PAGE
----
September 19, 2005

NARAL/Planned Parenthood and the Roberts Confirmation Hearings

Joan Vennochi of the Boston Globe has an interesting column in the Boston Globe:


HELLO, NARAL? It is getting easier to ignore you. The same is true of Planned Parenthood.

These abortion rights advocates have not adjusted their tone or message to 21st century political realities. First obvious reality: George W. Bush, not John Kerry, won the last presidential election. With Bush in the White House, the best-case scenario for abortion rights supporters is a Supreme Court justice who agrees, at minimum, that there is a constitutionally protected right to privacy. That is the underpinning of Roe v. Wade, the 1973 Supreme Court decision, which extended the privacy right to abortion.

During last week's confirmation hearings, John Roberts said there is such a privacy right.
It is also true that Roberts refused to state whether he believes that privacy right specifically includes a woman's right to abortion. But did NARAL Pro-Choice America or Planned Parenthood Federation of America really expect a Bush nominee to do that? Again, they got the best they could expect. Regarding Roe, Roberts said, ''It's settled as a precedent of the court, entitled to respect under principles of stare decisis" (Latin for ''to stand by that which is decided")...

Change or die is the motto of corporate America; it applies to liberal advocacy groups, too. NARAL got off to a terrible start with its campaign against Roberts when it released an ad that falsely sought to link Roberts to abortion clinic bombings. That ad was pulled. But its website and subsequent press releases, along with those of Planned Parenthood, continue a tone of forboding about what to expect from Roberts. They are urging senators to vote against him....Which gets us back to political reality. What did anyone expect from an antiabortion president?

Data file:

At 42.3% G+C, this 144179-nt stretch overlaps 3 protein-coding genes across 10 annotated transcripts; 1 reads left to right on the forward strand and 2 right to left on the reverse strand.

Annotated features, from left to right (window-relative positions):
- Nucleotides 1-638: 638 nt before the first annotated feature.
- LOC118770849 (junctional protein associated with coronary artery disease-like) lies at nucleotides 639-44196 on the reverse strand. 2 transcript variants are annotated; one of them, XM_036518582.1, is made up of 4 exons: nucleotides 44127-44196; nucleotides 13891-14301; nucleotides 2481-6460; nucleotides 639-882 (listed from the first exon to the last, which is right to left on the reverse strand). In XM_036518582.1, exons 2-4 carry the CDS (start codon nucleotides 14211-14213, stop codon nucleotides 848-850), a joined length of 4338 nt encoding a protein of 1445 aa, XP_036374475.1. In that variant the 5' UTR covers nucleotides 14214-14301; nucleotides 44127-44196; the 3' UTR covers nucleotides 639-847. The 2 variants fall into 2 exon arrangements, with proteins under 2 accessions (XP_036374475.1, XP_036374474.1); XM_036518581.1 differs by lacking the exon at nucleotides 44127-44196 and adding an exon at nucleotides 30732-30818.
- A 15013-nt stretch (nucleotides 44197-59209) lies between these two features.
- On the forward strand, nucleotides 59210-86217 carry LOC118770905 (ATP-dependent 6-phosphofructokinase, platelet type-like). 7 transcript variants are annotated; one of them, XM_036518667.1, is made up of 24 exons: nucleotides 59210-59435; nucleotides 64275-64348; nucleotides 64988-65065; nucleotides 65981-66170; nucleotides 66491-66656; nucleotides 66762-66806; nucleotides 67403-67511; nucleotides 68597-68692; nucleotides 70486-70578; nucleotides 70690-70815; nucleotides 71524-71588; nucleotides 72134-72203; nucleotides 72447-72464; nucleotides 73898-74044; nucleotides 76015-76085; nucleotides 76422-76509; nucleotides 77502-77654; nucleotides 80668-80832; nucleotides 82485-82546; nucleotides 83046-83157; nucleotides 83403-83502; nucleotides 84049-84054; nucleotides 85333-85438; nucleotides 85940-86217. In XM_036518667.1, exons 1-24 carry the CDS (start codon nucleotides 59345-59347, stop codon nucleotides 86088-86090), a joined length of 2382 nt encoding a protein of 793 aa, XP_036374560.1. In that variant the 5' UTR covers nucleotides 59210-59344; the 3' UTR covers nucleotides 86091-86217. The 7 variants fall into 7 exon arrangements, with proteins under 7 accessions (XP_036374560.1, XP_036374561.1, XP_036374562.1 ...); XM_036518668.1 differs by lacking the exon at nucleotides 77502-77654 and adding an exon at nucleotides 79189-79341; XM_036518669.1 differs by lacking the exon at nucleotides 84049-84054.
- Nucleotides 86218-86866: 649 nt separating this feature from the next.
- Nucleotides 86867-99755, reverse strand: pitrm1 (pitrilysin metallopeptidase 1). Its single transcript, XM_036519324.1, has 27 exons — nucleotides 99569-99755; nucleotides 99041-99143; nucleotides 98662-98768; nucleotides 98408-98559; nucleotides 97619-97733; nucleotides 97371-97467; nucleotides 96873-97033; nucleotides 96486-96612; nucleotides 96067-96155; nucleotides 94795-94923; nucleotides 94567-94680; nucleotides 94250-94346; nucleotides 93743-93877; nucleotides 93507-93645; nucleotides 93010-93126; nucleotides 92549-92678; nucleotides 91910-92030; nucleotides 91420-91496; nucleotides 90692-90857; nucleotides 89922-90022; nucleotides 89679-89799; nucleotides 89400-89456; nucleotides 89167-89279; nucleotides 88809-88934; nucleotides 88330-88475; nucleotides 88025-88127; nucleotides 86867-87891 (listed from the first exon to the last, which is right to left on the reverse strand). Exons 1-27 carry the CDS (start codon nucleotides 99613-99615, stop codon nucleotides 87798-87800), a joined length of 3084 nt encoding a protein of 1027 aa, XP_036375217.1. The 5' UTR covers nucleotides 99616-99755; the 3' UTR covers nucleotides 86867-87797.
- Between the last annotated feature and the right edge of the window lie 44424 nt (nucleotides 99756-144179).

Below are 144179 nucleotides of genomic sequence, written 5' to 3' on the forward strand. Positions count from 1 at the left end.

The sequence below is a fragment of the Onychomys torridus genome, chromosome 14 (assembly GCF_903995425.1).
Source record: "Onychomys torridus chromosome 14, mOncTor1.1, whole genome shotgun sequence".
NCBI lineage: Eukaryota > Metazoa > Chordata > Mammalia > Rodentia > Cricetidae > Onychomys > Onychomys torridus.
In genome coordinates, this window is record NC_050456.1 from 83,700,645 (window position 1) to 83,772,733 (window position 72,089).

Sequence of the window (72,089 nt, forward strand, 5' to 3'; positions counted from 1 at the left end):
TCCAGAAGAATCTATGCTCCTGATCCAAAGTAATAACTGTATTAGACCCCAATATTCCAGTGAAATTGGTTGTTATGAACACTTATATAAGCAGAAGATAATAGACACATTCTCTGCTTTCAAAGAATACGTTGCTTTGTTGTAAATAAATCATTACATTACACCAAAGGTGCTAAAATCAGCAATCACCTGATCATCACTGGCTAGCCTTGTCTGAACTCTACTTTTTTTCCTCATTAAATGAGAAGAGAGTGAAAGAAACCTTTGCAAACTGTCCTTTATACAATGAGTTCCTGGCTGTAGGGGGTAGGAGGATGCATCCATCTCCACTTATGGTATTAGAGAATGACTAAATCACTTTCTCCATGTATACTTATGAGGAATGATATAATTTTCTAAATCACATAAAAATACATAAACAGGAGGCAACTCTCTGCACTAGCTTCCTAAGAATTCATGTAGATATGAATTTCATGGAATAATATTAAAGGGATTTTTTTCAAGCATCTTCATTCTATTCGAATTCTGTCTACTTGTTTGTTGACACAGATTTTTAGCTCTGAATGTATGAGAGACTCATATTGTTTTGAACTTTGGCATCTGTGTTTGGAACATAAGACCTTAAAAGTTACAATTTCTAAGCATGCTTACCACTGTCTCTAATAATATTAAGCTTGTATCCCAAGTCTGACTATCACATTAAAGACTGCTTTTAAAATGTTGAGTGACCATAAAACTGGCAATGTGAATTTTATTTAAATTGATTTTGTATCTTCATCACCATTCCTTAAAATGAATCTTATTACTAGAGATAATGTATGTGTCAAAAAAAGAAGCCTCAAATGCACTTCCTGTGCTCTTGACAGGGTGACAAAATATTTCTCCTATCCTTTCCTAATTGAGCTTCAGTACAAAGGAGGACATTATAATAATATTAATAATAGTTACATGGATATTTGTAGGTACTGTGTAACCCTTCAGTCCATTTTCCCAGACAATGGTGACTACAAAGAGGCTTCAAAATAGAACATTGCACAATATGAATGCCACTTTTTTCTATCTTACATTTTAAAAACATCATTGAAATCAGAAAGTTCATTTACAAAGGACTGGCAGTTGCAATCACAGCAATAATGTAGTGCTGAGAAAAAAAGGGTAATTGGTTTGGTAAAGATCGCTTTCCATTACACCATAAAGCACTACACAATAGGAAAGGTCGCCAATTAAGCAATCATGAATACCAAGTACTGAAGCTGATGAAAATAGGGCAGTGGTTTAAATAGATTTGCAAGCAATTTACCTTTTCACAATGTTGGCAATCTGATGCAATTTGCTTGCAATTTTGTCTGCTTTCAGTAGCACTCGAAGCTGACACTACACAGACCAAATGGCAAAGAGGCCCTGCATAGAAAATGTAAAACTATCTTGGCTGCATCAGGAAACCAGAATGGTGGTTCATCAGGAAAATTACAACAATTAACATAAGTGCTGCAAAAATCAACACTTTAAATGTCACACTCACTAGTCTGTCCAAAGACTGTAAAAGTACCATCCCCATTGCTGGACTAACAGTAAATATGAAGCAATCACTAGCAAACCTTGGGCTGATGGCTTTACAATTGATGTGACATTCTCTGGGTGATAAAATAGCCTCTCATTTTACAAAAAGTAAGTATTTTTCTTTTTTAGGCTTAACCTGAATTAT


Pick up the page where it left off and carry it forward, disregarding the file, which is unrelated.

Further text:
Abortion rights supporters need a new, nonhysterical campaign that taps effectively into the country's continued backing for legalized abortion. These advocacy groups need to shed their shrewish image and find a way to connect with people who may not appreciate the right they have until it begins to be stripped away.

Otherwise, these advocacy groups bemoan themselves into irrelevancy
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I remain pro-choice although, as I have written before, I am terribly uncomfortable with abortion. To characterize my position, I believe abortion should be safe and legal, but only used in very limited circumstances.

NARAL and Planned Parenthood have treated the Roberts confirmation hearings as if Judge Roberts had openly declared war on the right to privacy or the right to have an abortion. Clearly, he has not done so. Yet, the rhetoric by these groups is amazing. They have been strongly opposing Judge Roberts as if he were the second coming of Antonin Scalia.
It would be useful for these groups to remember the old parable of the boy who cried wolf. Save your claims of "extremism" for those nominees that really are extreme! Judge Roberts is certainly not an extremist nor is he as right-wing of a nominee as Bush could have selected. From what I can tell, Judge Roberts is conservative, but certainly not a member of the extreme religious right. Does this mean that he will not vote to overturn Roe? I cannot say for certain, however, let's keep in mind that he is replacing Rhenquist - definitely no fan of Roe v. Wade-and as such, Judge Roberts will not really change the current make-up of the court. Let's keep in mind that Rhenquist had a conservative court, yet never overturned Roe v. Wade.
Most people understood that the 2004 election was a crucial election because it was likely that one or more Supreme Court justices would need to be named. The Republicans won the election and, as a result, control the nominations to replace the two current vacancies. The Democrats and pro-choice advocates must understand that no Republican president is going to appoint a liberal judge (nor should he be expected to - after all, would we expect a Democratic president to nominate a conservative judge?) and should instead focus on making sure that the conservative nominees are qualified.
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